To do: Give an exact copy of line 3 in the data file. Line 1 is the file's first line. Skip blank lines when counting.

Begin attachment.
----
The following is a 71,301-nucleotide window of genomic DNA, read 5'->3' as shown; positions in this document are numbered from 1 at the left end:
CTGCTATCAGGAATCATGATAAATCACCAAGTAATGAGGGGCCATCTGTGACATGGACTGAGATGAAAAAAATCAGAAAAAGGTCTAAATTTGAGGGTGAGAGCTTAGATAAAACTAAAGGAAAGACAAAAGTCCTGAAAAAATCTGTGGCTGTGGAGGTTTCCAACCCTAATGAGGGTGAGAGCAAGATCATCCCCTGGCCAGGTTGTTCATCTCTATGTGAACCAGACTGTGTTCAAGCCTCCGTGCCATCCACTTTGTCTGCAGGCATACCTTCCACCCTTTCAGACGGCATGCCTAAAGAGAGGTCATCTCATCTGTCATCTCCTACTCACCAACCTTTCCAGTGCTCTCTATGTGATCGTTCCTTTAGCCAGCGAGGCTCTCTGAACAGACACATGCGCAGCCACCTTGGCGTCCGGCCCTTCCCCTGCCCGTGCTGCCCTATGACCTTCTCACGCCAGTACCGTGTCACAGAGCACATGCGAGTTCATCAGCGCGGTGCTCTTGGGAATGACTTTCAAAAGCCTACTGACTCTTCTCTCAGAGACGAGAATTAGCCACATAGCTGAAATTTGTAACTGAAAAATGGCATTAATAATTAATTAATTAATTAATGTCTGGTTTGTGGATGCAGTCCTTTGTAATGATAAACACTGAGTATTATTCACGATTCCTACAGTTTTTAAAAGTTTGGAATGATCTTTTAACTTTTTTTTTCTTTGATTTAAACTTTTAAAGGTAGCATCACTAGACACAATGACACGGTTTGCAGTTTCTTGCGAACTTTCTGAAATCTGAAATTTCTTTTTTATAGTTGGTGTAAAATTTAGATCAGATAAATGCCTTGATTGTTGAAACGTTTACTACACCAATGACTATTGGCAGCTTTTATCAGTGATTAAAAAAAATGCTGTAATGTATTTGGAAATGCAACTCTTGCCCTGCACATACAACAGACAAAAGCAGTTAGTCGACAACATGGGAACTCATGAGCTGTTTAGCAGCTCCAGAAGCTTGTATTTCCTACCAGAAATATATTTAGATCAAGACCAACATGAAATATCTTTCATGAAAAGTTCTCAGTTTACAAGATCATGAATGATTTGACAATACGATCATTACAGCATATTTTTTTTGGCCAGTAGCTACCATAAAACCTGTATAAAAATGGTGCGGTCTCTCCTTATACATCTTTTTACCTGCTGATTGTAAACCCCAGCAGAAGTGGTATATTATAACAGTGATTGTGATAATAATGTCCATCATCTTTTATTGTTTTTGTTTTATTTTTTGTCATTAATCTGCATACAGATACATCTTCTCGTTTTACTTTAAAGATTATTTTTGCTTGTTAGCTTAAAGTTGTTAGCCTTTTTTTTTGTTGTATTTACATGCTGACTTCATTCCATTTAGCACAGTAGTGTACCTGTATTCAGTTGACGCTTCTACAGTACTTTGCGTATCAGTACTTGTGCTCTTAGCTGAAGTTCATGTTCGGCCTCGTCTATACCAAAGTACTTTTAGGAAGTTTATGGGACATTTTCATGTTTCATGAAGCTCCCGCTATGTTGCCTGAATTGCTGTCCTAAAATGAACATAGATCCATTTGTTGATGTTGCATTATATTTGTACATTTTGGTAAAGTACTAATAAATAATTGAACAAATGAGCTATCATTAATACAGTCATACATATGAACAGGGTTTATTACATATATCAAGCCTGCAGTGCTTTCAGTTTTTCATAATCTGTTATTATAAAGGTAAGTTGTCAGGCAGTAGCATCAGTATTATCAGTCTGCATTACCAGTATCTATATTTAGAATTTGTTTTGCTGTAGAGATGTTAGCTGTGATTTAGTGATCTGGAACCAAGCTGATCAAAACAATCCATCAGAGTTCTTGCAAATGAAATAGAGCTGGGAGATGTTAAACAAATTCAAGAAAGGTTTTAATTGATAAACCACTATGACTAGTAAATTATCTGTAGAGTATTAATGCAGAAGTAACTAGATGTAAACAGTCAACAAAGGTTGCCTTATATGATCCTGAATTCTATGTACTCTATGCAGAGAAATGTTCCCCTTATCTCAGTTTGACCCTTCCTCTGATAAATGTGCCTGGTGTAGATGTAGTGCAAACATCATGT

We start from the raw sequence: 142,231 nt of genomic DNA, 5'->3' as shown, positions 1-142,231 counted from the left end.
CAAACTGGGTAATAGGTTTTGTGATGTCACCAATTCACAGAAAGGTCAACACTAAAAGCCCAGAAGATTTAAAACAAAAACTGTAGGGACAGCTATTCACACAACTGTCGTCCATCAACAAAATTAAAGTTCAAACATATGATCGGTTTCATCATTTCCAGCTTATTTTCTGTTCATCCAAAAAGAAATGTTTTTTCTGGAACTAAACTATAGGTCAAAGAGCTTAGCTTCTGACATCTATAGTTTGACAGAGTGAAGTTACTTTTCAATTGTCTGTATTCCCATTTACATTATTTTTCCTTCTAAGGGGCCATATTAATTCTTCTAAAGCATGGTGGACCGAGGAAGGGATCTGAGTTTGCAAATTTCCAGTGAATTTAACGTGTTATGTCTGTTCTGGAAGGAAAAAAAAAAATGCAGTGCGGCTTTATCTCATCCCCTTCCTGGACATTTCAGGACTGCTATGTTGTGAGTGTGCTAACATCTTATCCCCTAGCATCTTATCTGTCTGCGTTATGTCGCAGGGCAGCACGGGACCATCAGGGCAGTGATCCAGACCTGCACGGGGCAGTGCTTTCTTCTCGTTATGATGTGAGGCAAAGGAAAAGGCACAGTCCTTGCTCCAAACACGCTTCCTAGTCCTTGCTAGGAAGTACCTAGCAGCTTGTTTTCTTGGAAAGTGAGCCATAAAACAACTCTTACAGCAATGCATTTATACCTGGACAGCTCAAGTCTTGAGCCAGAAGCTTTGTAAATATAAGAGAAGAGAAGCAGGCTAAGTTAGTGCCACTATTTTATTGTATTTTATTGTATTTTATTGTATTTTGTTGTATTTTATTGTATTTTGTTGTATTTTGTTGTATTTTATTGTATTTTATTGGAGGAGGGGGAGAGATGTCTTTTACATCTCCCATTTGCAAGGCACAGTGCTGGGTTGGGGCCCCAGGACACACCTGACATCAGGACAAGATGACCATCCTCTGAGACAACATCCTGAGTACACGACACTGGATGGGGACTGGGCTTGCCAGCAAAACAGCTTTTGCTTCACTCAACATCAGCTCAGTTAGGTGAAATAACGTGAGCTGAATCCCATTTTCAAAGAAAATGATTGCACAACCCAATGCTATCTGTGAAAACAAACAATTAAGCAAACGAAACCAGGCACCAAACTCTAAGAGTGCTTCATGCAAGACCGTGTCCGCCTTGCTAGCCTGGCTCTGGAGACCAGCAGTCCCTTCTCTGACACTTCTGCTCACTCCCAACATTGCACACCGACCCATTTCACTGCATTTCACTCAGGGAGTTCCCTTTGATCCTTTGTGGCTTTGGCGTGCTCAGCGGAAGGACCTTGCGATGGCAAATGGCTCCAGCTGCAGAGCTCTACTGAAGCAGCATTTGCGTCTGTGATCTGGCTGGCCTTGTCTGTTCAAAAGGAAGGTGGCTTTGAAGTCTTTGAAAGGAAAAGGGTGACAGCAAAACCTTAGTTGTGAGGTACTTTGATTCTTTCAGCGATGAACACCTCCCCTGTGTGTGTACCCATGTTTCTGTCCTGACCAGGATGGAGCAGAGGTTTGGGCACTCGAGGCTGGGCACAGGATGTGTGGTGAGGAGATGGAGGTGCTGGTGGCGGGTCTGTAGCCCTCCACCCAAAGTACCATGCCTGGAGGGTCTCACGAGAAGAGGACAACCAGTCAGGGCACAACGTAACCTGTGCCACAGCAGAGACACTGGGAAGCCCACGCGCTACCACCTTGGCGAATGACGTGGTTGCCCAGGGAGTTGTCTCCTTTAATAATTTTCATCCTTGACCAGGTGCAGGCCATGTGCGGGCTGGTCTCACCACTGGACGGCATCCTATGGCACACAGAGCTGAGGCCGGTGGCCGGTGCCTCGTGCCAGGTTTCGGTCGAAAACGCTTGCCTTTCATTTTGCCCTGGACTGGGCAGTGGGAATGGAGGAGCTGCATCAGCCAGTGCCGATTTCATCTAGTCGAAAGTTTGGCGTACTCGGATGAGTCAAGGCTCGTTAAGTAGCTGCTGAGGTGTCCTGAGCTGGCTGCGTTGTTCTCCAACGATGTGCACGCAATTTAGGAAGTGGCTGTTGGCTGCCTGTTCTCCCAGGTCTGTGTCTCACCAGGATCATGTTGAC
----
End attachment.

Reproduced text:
We start from the raw sequence: 142,231 nt of genomic DNA, 5'->3' as shown, positions 1-142,231 counted from the left end.